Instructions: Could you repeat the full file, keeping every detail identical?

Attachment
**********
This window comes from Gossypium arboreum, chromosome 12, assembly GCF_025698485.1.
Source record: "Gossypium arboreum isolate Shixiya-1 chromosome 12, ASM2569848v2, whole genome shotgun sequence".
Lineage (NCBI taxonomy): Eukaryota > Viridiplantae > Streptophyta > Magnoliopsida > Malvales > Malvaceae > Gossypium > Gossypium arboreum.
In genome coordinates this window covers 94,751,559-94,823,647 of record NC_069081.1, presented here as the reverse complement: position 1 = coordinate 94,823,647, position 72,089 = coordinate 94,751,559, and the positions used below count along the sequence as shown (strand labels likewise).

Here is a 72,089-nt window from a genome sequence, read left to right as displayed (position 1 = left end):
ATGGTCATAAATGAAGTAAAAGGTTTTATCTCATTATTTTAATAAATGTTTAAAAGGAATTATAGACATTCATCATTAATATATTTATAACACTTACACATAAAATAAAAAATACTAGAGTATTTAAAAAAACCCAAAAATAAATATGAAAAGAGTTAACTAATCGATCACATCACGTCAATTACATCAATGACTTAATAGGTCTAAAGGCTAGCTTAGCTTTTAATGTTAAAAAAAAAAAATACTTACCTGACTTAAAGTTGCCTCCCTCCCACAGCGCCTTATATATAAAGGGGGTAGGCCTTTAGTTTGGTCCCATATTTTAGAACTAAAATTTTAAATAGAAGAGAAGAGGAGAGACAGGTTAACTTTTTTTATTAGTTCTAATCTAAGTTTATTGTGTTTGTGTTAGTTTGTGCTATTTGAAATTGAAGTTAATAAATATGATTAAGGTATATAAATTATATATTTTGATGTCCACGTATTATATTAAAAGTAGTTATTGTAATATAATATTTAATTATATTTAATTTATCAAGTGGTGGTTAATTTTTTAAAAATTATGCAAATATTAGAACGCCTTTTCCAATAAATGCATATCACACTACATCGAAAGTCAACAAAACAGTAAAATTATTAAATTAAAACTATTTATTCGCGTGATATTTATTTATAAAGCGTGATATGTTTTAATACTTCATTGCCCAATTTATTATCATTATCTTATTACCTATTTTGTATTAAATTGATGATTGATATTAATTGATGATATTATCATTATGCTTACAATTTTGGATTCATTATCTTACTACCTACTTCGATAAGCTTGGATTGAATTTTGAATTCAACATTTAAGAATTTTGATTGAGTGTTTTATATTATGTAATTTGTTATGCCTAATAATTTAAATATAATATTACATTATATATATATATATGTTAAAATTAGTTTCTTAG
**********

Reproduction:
This window comes from Gossypium arboreum, chromosome 12, assembly GCF_025698485.1.
Source record: "Gossypium arboreum isolate Shixiya-1 chromosome 12, ASM2569848v2, whole genome shotgun sequence".
Lineage (NCBI taxonomy): Eukaryota > Viridiplantae > Streptophyta > Magnoliopsida > Malvales > Malvaceae > Gossypium > Gossypium arboreum.
In genome coordinates this window covers 94,751,559-94,823,647 of record NC_069081.1, presented here as the reverse complement: position 1 = coordinate 94,823,647, position 72,089 = coordinate 94,751,559, and the positions used below count along the sequence as shown (strand labels likewise).

Here is a 72,089-nt window from a genome sequence, read left to right as displayed (position 1 = left end):
ATGGTCATAAATGAAGTAAAAGGTTTTATCTCATTATTTTAATAAATGTTTAAAAGGAATTATAGACATTCATCATTAATATATTTATAACACTTACACATAAAATAAAAAATACTAGAGTATTTAAAAAAACCCAAAAATAAATATGAAAAGAGTTAACTAATCGATCACATCACGTCAATTACATCAATGACTTAATAGGTCTAAAGGCTAGCTTAGCTTTTAATGTTAAAAAAAAAAAATACTTACCTGACTTAAAGTTGCCTCCCTCCCACAGCGCCTTATATATAAAGGGGGTAGGCCTTTAGTTTGGTCCCATATTTTAGAACTAAAATTTTAAATAGAAGAGAAGAGGAGAGACAGGTTAACTTTTTTTATTAGTTCTAATCTAAGTTTATTGTGTTTGTGTTAGTTTGTGCTATTTGAAATTGAAGTTAATAAATATGATTAAGGTATATAAATTATATATTTTGATGTCCACGTATTATATTAAAAGTAGTTATTGTAATATAATATTTAATTATATTTAATTTATCAAGTGGTGGTTAATTTTTTAAAAATTATGCAAATATTAGAACGCCTTTTCCAATAAATGCATATCACACTACATCGAAAGTCAACAAAACAGTAAAATTATTAAATTAAAACTATTTATTCGCGTGATATTTATTTATAAAGCGTGATATGTTTTAATACTTCATTGCCCAATTTATTATCATTATCTTATTACCTATTTTGTATTAAATTGATGATTGATATTAATTGATGATATTATCATTATGCTTACAATTTTGGATTCATTATCTTACTACCTACTTCGATAAGCTTGGATTGAATTTTGAATTCAACATTTAAGAATTTTGATTGAGTGTTTTATATTATGTAATTTGTTATGCCTAATAATTTAAATATAATATTACATTATATATATATATATGTTAAAATTAGTTTCTTAG